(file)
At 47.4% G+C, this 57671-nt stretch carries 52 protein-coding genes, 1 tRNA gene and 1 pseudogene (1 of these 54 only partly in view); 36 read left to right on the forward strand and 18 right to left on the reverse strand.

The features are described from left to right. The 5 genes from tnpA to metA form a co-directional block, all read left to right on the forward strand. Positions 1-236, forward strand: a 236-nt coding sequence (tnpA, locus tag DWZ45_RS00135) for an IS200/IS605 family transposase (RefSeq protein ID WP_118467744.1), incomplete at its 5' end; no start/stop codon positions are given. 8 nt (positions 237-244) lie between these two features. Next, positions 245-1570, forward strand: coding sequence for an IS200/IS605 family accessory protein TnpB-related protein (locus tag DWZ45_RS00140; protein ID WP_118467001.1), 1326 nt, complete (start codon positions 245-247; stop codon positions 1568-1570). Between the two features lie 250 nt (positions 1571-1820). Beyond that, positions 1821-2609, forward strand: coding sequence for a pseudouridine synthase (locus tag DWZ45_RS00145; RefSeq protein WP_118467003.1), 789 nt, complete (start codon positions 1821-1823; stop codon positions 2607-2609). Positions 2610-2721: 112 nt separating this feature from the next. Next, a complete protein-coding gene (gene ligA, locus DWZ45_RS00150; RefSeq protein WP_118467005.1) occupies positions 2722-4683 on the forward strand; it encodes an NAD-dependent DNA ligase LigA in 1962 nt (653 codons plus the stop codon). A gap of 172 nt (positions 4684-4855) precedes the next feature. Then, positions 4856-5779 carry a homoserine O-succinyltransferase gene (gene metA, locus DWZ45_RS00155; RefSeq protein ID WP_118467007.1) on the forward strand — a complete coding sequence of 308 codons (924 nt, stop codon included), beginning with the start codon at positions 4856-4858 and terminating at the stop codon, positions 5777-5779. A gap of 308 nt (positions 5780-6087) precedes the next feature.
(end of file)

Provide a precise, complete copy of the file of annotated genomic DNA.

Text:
At 47.4% G+C, this 57671-nt stretch carries 52 protein-coding genes, 1 tRNA gene and 1 pseudogene (1 of these 54 only partly in view); 36 read left to right on the forward strand and 18 right to left on the reverse strand.

The features are described from left to right. The 5 genes from tnpA to metA form a co-directional block, all read left to right on the forward strand. Positions 1-236, forward strand: a 236-nt coding sequence (tnpA, locus tag DWZ45_RS00135) for an IS200/IS605 family transposase (RefSeq protein ID WP_118467744.1), incomplete at its 5' end; no start/stop codon positions are given. 8 nt (positions 237-244) lie between these two features. Next, positions 245-1570, forward strand: coding sequence for an IS200/IS605 family accessory protein TnpB-related protein (locus tag DWZ45_RS00140; protein ID WP_118467001.1), 1326 nt, complete (start codon positions 245-247; stop codon positions 1568-1570). Between the two features lie 250 nt (positions 1571-1820). Beyond that, positions 1821-2609, forward strand: coding sequence for a pseudouridine synthase (locus tag DWZ45_RS00145; RefSeq protein WP_118467003.1), 789 nt, complete (start codon positions 1821-1823; stop codon positions 2607-2609). Positions 2610-2721: 112 nt separating this feature from the next. Next, a complete protein-coding gene (gene ligA, locus DWZ45_RS00150; RefSeq protein WP_118467005.1) occupies positions 2722-4683 on the forward strand; it encodes an NAD-dependent DNA ligase LigA in 1962 nt (653 codons plus the stop codon). A gap of 172 nt (positions 4684-4855) precedes the next feature. Then, positions 4856-5779 carry a homoserine O-succinyltransferase gene (gene metA, locus DWZ45_RS00155; RefSeq protein ID WP_118467007.1) on the forward strand — a complete coding sequence of 308 codons (924 nt, stop codon included), beginning with the start codon at positions 4856-4858 and terminating at the stop codon, positions 5777-5779. A gap of 308 nt (positions 5780-6087) precedes the next feature.